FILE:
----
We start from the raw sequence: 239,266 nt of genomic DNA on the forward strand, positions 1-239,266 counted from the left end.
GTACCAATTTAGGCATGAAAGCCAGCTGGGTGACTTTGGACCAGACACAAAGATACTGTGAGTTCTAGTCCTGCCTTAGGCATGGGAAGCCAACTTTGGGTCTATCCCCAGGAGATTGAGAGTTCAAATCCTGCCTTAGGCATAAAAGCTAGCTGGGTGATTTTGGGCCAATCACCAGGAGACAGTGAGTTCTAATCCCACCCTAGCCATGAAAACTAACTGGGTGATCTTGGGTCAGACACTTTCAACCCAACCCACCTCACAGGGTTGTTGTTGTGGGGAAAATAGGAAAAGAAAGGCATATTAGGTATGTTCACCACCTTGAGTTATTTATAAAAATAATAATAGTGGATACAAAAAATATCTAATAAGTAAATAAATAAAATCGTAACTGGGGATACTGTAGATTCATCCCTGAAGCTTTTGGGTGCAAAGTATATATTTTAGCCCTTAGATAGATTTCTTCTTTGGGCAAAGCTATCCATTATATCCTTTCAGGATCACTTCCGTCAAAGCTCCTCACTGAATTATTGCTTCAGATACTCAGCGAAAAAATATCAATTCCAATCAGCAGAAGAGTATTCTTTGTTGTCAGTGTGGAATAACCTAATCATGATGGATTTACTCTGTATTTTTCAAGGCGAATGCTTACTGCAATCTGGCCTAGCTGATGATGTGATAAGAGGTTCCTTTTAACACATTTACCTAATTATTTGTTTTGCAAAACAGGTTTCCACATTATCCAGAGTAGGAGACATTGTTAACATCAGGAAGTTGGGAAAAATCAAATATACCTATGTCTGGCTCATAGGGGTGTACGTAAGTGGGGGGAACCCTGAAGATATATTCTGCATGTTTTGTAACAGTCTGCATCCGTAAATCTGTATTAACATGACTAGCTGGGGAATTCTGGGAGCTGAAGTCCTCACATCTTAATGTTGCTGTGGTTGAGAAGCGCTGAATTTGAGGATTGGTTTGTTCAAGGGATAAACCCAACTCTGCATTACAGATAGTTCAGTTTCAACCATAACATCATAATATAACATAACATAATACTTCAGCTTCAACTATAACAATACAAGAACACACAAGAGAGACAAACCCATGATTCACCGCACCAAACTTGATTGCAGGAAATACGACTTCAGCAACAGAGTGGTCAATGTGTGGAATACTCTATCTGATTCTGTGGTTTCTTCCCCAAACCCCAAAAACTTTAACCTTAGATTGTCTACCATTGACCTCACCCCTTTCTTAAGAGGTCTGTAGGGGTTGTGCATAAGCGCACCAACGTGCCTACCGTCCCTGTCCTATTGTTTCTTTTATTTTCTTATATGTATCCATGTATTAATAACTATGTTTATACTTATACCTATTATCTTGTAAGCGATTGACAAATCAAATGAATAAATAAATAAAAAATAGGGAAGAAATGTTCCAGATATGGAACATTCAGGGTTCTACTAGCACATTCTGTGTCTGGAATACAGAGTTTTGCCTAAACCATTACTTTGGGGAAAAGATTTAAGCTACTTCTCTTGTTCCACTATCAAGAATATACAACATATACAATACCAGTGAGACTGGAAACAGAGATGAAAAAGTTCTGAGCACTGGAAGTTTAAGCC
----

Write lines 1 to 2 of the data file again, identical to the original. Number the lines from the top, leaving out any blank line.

We start from the raw sequence: 239,266 nt of genomic DNA on the forward strand, positions 1-239,266 counted from the left end.
GTACCAATTTAGGCATGAAAGCCAGCTGGGTGACTTTGGACCAGACACAAAGATACTGTGAGTTCTAGTCCTGCCTTAGGCATGGGAAGCCAACTTTGGGTCTATCCCCAGGAGATTGAGAGTTCAAATCCTGCCTTAGGCATAAAAGCTAGCTGGGTGATTTTGGGCCAATCACCAGGAGACAGTGAGTTCTAATCCCACCCTAGCCATGAAAACTAACTGGGTGATCTTGGGTCAGACACTTTCAACCCAACCCACCTCACAGGGTTGTTGTTGTGGGGAAAATAGGAAAAGAAAGGCATATTAGGTATGTTCACCACCTTGAGTTATTTATAAAAATAATAATAGTGGATACAAAAAATATCTAATAAGTAAATAAATAAAATCGTAACTGGGGATACTGTAGATTCATCCCTGAAGCTTTTGGGTGCAAAGTATATATTTTAGCCCTTAGATAGATTTCTTCTTTGGGCAAAGCTATCCATTATATCCTTTCAGGATCACTTCCGTCAAAGCTCCTCACTGAATTATTGCTTCAGATACTCAGCGAAAAAATATCAATTCCAATCAGCAGAAGAGTATTCTTTGTTGTCAGTGTGGAATAACCTAATCATGATGGATTTACTCTGTATTTTTCAAGGCGAATGCTTACTGCAATCTGGCCTAGCTGATGATGTGATAAGAGGTTCCTTTTAACACATTTACCTAATTATTTGTTTTGCAAAACAGGTTTCCACATTATCCAGAGTAGGAGACATTGTTAACATCAGGAAGTTGGGAAAAATCAAATATACCTATGTCTGGCTCATAGGGGTGTACGTAAGTGGGGGGAACCCTGAAGATATATTCTGCATGTTTTGTAACAGTCTGCATCCGTAAATCTGTATTAACATGACTAGCTGGGGAATTCTGGGAGCTGAAGTCCTCACATCTTAATGTTGCTGTGGTTGAGAAGCGCTGAATTTGAGGATTGGTTTGTTCAAGGGATAAACCCAACTCTGCATTACAGATAGTTCAGTTTCAACCATAACATCATAATATAACATAACATAATACTTCAGCTTCAACTATAACAATACAAGAACACACAAGAGAGACAAACCCATGATTCACCGCACCAAACTTGATTGCAGGAAATACGACTTCAGCAACAGAGTGGTCAATGTGTGGAATACTCTATCTGATTCTGTGGTTTCTTCCCCAAACCCCAAAAACTTTAACCTTAGATTGTCTACCATTGACCTCACCCCTTTCTTAAGAGGTCTGTAGGGGTTGTGCATAAGCGCACCAACGTGCCTACCGTCCCTGTCCTATTGTTTCTTTTATTTTCTTATATGTATCCATGTATTAATAACTATGTTTATACTTATACCTATTATCTTGTAAGCGATTGACAAATCAAATGAATAAATAAATAAAAAATAGGGAAGAAATGTTCCAGATATGGAACATTCAGGGTTCTACTAGCACATTCTGTGTCTGGAATACAGAGTTTTGCCTAAACCATTACTTTGGGGAAAAGATTTAAGCTACTTCTCTTGTTCCACTATCAAGAATATACAACATATACAATACCAGTGAGACTGGAAACAGAGATGAAAAAGTTCTGAGCACTGGAAGTTTAAGCC